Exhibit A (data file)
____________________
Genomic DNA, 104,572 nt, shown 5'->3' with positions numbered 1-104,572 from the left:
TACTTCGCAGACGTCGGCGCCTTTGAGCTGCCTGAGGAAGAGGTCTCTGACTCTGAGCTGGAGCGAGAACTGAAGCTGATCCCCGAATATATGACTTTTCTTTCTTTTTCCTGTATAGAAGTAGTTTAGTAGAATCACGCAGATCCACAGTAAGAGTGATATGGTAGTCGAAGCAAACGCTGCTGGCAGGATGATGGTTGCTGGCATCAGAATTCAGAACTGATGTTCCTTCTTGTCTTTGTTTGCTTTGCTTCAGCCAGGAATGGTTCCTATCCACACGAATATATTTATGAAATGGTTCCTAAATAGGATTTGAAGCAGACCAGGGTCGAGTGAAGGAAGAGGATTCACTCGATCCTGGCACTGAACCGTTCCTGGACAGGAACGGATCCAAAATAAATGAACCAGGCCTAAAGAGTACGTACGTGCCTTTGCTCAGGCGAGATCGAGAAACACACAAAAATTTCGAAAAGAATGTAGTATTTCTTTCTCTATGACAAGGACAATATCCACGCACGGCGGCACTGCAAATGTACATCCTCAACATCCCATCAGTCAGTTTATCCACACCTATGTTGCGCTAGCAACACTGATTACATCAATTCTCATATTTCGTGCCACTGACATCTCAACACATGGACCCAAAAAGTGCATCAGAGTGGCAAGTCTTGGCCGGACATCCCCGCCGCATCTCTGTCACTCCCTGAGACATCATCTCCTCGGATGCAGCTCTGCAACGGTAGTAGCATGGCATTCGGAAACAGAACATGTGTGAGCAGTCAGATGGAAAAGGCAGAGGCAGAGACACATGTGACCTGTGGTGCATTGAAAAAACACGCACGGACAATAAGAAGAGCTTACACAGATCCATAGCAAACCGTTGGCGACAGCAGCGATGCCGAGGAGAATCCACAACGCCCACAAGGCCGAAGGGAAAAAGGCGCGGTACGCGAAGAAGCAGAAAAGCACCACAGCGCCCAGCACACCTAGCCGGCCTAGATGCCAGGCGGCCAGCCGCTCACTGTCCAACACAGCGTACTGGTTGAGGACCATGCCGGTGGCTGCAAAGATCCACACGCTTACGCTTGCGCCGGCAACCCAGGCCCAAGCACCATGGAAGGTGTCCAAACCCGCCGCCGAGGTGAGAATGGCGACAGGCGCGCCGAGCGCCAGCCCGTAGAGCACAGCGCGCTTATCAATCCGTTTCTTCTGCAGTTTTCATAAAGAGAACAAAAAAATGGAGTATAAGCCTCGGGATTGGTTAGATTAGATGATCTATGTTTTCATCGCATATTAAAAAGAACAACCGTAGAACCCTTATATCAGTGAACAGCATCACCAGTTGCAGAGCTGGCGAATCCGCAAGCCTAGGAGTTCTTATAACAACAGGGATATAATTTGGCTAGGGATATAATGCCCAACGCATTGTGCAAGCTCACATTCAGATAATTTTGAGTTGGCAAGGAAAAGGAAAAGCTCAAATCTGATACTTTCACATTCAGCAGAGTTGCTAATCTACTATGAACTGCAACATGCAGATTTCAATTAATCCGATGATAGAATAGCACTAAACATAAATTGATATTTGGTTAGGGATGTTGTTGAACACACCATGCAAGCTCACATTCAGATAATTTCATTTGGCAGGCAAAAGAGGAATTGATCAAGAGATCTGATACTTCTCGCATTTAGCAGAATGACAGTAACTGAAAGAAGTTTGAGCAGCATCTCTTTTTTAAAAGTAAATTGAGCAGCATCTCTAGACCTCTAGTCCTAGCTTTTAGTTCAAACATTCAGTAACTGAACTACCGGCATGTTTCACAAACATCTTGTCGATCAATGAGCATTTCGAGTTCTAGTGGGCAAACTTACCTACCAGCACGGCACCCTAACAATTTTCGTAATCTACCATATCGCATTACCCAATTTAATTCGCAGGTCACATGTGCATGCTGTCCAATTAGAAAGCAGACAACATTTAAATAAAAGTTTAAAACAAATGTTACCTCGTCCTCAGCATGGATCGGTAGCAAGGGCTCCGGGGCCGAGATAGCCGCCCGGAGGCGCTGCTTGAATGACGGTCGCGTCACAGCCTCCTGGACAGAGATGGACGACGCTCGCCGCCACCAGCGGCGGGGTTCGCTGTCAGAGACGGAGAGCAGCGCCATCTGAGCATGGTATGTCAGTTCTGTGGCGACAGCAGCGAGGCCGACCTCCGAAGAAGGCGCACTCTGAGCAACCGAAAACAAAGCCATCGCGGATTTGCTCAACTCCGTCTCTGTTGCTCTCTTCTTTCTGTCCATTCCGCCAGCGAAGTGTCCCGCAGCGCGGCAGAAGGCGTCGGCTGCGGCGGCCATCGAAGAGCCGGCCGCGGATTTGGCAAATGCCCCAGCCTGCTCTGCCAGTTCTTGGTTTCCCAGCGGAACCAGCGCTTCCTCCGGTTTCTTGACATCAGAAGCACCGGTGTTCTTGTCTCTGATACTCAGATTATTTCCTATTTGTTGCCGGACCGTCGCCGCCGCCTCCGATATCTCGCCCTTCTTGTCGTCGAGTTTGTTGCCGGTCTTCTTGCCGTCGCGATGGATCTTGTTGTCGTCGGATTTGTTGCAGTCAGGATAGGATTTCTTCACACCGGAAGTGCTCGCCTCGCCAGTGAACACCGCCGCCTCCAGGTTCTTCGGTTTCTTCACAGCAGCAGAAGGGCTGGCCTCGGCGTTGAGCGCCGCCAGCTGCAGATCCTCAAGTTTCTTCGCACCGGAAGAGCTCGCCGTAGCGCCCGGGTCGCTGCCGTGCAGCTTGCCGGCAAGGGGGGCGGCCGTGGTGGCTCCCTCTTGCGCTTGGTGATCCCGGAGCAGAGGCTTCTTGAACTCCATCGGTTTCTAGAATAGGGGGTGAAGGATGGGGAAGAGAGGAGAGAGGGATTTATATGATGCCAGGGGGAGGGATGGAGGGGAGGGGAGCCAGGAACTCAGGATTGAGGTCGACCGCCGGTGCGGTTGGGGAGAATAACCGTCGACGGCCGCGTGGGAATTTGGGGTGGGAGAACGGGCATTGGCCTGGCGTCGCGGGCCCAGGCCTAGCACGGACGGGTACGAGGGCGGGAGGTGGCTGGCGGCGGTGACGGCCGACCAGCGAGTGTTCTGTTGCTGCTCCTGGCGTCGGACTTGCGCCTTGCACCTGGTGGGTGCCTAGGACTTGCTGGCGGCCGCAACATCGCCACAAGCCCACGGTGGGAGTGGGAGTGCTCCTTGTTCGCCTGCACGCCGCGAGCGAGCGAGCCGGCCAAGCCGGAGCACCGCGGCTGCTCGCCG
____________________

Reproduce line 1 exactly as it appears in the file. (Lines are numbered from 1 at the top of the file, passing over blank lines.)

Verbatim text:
Genomic DNA, 104,572 nt, shown 5'->3' with positions numbered 1-104,572 from the left: